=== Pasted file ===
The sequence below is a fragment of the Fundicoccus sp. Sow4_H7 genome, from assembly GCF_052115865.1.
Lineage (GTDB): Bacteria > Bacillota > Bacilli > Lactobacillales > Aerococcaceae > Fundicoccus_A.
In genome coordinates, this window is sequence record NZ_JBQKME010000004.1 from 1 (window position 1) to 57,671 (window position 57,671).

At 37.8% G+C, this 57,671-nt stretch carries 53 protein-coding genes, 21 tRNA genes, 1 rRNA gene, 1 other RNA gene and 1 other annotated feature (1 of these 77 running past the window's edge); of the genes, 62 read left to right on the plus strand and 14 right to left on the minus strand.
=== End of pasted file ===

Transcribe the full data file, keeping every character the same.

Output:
The sequence below is a fragment of the Fundicoccus sp. Sow4_H7 genome, from assembly GCF_052115865.1.
Lineage (GTDB): Bacteria > Bacillota > Bacilli > Lactobacillales > Aerococcaceae > Fundicoccus_A.
In genome coordinates, this window is sequence record NZ_JBQKME010000004.1 from 1 (window position 1) to 57,671 (window position 57,671).

At 37.8% G+C, this 57,671-nt stretch carries 53 protein-coding genes, 21 tRNA genes, 1 rRNA gene, 1 other RNA gene and 1 other annotated feature (1 of these 77 running past the window's edge); of the genes, 62 read left to right on the plus strand and 14 right to left on the minus strand.